11 Non-Food Expenses to Factor Into Your Monthly Budget
Many people incorporate food expenses into their monthly budget, but forget to account for other expenses. It might be that these are the expenses they think of most actively, or perhaps they feel they have the most control over food purchases. Those who have lived previously as students or with their families might, in fact, be unused to any other kind of budgeting. However, in planning for every category of expenses, you can give yourself a much better chance of flourishing financially. Some of these expenses may seem obvious, such as rent or utilities, but should still be included in your official budget. Others might only be thought of after a few months of budgeting, leaving you behind and trying to catch up. Some expenses, unfortunately, are often only thought of once they occur, which can have a very damaging effect on your finances. Here are 11 non-food expenses that you should be factoring into your monthly budget.
This will often be the largest amount in your budget. If you own your own home, then mortgage payments will be budgeted for monthly. You might also include savings for home maintenance and repairs in this category. Other expenses such as fees for a Home Owners’ Association should also be included. If you do not own your own home, your monthly housing budget will be your rent.
You might prefer to separate insurance payments into other budget categories, such as including auto insurance with transportation. Otherwise, your insurance category can include all of your insurance payments, such as health insurance, life insurance, home insurance and others. You can work out your budget for each by dividing the total amount of the insurance payment by the number of months it spans. A year-long home insurance plan, for example, would be divided into twelve.
If you do not have taxes automatically deducted from your paycheck, putting money aside in preparation for your eventual tax payment can save you time and stress when tax season comes around. Of course, it can be hard to judge how much you should be saving. If your income is roughly the same as it has been in previous years, you can use your previous tax payments as a guide. If not, perhaps you could seek advice from a financial professional for an estimate.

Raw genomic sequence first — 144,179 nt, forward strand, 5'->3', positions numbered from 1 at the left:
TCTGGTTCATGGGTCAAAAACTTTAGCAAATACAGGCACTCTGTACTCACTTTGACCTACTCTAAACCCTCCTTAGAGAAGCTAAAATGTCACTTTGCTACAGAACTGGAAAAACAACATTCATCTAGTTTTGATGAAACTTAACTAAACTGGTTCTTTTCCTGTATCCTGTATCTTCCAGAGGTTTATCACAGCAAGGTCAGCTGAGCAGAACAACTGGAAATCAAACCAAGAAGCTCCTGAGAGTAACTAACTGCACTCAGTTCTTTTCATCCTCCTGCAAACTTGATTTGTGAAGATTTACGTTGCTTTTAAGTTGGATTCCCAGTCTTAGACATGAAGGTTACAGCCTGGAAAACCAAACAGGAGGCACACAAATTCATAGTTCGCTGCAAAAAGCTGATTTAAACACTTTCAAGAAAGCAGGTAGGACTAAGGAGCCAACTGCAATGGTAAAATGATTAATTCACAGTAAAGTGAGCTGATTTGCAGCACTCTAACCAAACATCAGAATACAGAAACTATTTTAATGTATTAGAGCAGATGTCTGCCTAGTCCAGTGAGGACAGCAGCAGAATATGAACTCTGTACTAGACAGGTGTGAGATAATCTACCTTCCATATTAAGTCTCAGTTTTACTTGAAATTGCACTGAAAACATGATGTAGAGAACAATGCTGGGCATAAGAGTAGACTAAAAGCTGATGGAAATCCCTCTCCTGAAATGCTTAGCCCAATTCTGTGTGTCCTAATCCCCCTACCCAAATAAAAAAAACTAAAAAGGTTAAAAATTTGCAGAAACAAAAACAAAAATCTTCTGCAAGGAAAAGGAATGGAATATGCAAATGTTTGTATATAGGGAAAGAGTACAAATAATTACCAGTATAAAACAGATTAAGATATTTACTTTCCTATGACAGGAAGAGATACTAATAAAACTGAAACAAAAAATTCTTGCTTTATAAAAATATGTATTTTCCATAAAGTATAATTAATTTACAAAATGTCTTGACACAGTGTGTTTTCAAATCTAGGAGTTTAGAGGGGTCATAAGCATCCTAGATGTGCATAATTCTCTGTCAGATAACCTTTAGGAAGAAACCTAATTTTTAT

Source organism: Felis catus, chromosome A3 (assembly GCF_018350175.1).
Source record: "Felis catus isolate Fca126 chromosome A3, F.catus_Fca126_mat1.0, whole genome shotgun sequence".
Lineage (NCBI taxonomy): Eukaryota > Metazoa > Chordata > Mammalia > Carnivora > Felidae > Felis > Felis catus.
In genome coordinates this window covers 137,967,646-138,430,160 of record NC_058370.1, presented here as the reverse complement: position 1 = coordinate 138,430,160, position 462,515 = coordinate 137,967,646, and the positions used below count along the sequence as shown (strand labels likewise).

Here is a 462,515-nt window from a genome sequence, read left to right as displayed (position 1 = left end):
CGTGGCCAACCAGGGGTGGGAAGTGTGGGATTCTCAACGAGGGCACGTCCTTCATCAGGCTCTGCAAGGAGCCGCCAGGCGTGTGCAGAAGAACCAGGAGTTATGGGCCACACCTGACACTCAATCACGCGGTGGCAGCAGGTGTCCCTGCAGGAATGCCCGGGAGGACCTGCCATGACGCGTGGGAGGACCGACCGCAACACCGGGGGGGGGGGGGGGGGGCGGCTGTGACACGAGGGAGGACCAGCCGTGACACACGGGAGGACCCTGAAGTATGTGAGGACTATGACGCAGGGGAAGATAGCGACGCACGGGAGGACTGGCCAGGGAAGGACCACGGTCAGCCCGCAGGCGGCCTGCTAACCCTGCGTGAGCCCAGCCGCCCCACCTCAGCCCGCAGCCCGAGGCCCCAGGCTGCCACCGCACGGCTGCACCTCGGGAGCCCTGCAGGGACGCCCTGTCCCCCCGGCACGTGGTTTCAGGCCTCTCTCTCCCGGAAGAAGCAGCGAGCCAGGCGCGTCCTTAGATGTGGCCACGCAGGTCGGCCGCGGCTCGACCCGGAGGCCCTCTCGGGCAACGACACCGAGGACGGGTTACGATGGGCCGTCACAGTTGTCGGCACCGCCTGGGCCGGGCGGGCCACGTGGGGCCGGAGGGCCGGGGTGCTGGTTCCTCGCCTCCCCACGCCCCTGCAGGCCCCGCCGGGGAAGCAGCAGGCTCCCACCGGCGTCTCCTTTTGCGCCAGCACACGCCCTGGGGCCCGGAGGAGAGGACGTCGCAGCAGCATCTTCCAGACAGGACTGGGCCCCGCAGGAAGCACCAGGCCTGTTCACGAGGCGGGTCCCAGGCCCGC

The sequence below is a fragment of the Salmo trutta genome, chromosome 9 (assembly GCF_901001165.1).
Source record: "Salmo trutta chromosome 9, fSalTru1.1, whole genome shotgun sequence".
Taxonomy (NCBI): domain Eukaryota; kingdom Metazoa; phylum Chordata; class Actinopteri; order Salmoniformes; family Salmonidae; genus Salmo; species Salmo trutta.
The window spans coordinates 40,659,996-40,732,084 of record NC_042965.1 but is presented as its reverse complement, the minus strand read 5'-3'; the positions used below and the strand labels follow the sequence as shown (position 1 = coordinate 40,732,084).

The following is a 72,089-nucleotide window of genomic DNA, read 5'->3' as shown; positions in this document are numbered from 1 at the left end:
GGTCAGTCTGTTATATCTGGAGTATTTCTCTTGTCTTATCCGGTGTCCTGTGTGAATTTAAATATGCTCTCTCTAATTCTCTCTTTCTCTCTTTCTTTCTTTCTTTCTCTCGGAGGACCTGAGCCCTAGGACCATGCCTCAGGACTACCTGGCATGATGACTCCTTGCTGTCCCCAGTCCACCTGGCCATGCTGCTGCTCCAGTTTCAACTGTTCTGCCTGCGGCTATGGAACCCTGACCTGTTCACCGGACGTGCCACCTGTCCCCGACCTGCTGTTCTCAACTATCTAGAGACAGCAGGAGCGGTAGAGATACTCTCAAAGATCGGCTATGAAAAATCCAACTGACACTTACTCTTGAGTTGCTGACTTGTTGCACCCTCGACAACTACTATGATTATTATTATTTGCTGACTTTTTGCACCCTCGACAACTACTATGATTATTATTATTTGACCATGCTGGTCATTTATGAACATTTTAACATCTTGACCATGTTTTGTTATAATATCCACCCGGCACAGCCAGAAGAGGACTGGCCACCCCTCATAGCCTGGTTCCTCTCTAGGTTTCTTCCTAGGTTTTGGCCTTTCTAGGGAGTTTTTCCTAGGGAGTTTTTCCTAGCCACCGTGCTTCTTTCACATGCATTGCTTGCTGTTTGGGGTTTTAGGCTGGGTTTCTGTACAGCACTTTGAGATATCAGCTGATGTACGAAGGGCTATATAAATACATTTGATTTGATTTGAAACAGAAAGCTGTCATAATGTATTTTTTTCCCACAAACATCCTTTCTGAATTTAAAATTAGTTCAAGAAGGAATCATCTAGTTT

Utilities and Home
If you have a fixed rate for water and electricity payments, then they are easy to budget for. If not, try to estimate the upcoming month based on past bills. Also included in this category are any phone, television and internet bills. Make sure to budget for cleaning products and items such as trash bags.
Loan and Credit Payments
Make sure to give these the space they need in your budget. This includes payments for credit cards, car payments, student loans and other debts. It is important to avoid any potential fees or extra interest that a late payment might accrue. If you consistently struggle to make these payments, you might need to adjust your payment plan.
Aside from insurance payments, you should make additional room in your budget for medical expenses. Regular prescriptions for medication will fall into this category. You might also need to buy pain killers or other medication or restock your first aid kit. Costs involved with dentistry should be included here as well as any payments for glasses or contacts. You might also need to meet your health insurance deductible if any of your family does become ill or injured.
Children’s Activities and Care
This includes any fees or dues paid to your children’s clubs or private lessons such as music or dance. You can also factor in other recreational activities such as the child paying to go bowling with friends. Allowance money should also go into this category. If relevant, you can also include payments for after school care or babysitting.
You may prefer to save up for clothing items as months pass rather than setting a specific budget category. However, you can include the amount you save as a category itself. If you have children, it is advisable to budget a certain amount for clothing every month. They will need new clothes more often that adults as a combined result of daily wear and growing. You might also include laundry expenses in this category.
If you own a car, then your transportation budget will include your average gas costs as well as regular maintenance. You might choose to include all car expenses, such as car payments and auto insurance, in this category as well. You may also want to account for emergency expenses in this budget, in the event you need to replace a tire or other part. If you do not own a car, your transportation budget will include your average spending on public transportation or ride shares.
This category might include soaps and shampoos, lotions, toothbrushes, toothpaste and other toiletry and sanitation items. You might also choose to include hair care in general in this section, including any haircuts that your family needs. Although most individuals do not think to include this in their budget, hygiene products can become quite expensive if they are bought at once.
It can be all too easy to forget the importance of having savings on hand. You might only think to put money away toward a specific expense, like a new refrigerator or a vacation. Without money already saved, however, a sudden unexpected expense can throw out your whole budget. There are a number of savings plans you can use to take advantage of long-term interest. Otherwise, a general emergency fund should still be an important and immediate goal. Factor monthly payments toward it until you have enough to cover between three to six months of living costs.